A mysterious meteor shower blinds most of the inhabitants of Earth - but worse is to come. As the population stumbles about,the triffids - giant carnivorous plants - begin to herd them for use as food. The survivors, led by a few who retained their sight, must try to find a safe place from the monsters.
The 1962 film version of The Day of the Triffids remains a TV staple, more probably because of the lasting reputation of John Wyndham’s classic original novel than its own qualities. The premise is strong, but the realisation is frankly messy. It opens well, sticking close to the book, as Howard Keel makes his way through a bewildering world of blind panic and creeping, stinging greenery.
There are unsettling, effective bits with a plane literally flying blind and the beginnings of panic among the fumbling survivors, and one good triffid encounter in a fog before the monsters start looking like foul-tempered christmas trees.
After the first act, the film is strangely compelled to stray all over the map, with trips to France and Spain that have no discernible purpose and a new bunch of characters (veteran Mervyn Johns, child actress Janina Faye, cutie Carole Ann Ford) dragged on and written off. Ford has an especially good exit, blindly feeling her way along a wall towards an evil plant which lashes her with its phallic sting. Director Steve Sekely’s original cut was judged to be so disastrous that an uncredited Freddie Francis was brought in to shoot a whole new sub-plot, featuring Keiron Moore and Janette Scott in a vine-besieged lighthouse, to thread through the old footage: this allows for one of those hokey happy endings later parodied in Mars Attacks! as plain old seawater kills the monsters.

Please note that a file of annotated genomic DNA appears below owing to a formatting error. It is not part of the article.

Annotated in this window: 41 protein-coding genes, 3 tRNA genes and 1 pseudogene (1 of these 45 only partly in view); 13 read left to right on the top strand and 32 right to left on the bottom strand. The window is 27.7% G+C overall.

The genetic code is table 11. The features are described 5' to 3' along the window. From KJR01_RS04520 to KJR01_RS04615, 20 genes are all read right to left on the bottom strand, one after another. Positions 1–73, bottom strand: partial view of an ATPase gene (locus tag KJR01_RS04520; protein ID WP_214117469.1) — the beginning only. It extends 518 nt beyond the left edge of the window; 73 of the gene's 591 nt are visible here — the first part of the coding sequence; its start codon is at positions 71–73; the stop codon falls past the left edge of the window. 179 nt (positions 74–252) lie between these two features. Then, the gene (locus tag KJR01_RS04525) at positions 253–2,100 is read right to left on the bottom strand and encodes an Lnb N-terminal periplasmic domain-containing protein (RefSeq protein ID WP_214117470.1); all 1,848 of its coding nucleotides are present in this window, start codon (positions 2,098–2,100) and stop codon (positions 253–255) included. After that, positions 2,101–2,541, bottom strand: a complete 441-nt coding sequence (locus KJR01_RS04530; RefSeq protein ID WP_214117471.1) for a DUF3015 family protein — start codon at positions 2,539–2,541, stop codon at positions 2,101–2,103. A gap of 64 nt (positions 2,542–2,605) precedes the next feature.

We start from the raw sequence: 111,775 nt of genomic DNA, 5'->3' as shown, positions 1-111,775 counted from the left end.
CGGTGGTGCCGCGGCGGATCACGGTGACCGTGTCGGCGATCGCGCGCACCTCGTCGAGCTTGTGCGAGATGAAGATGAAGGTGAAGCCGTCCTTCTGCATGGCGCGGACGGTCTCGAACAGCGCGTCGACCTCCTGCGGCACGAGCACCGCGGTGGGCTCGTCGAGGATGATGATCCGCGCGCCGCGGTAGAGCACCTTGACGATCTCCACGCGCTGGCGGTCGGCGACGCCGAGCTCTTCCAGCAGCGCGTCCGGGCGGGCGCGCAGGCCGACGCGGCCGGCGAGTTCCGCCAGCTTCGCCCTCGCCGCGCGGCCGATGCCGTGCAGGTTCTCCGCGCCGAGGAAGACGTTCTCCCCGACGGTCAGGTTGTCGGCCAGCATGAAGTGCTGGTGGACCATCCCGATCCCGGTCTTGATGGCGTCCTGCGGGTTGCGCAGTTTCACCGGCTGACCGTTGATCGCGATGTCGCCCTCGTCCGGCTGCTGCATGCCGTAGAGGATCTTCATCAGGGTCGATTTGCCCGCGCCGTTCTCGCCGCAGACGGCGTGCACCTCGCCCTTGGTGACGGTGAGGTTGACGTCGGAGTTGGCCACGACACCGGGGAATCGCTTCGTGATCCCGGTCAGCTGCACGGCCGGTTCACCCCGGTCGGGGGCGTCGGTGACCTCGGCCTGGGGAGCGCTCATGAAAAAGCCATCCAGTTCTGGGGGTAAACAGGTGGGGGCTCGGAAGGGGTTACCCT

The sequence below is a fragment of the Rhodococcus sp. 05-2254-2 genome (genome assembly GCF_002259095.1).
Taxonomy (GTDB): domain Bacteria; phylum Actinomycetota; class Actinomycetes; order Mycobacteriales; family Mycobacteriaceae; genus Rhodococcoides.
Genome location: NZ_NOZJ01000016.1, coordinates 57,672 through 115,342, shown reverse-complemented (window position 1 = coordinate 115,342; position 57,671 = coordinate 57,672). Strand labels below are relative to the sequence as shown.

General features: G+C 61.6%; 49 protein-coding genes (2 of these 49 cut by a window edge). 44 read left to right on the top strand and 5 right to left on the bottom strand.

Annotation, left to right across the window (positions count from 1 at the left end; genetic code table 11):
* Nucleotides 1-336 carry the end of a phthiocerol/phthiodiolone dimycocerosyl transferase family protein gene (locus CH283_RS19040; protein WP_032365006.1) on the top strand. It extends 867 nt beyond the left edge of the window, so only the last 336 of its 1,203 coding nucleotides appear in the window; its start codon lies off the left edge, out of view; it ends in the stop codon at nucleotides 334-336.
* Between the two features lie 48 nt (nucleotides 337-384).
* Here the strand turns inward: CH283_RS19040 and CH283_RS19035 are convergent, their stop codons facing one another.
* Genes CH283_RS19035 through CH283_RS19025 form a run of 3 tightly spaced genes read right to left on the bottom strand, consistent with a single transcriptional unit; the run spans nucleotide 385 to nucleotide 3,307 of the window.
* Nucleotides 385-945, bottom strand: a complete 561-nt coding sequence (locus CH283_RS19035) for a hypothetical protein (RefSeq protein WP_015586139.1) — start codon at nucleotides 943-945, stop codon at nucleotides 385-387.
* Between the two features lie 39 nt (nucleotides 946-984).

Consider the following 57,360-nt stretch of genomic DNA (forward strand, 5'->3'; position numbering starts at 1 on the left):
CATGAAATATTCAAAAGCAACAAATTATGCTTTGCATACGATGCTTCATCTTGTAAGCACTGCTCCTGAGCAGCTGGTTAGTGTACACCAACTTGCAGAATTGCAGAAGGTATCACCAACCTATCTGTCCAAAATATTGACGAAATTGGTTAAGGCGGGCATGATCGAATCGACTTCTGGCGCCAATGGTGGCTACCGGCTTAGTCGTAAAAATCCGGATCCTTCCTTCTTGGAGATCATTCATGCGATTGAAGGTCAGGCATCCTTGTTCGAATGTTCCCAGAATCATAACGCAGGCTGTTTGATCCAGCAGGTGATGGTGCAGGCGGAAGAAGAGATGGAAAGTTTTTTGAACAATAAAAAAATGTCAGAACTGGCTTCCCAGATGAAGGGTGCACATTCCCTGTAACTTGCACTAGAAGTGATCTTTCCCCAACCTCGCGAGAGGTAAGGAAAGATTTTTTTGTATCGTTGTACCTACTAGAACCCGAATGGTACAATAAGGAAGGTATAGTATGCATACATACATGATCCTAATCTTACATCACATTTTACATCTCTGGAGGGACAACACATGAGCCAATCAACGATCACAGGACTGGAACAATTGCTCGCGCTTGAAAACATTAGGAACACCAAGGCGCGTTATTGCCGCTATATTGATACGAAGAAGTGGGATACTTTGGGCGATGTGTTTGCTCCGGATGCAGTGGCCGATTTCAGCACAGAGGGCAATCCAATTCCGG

A lot less satisfying than the later BBC serial adaptation, it still has some solid end-of-the-world and killer-plant material.
The book is a deserved classic, but this film loses most of the tension and all of the terror in the transition.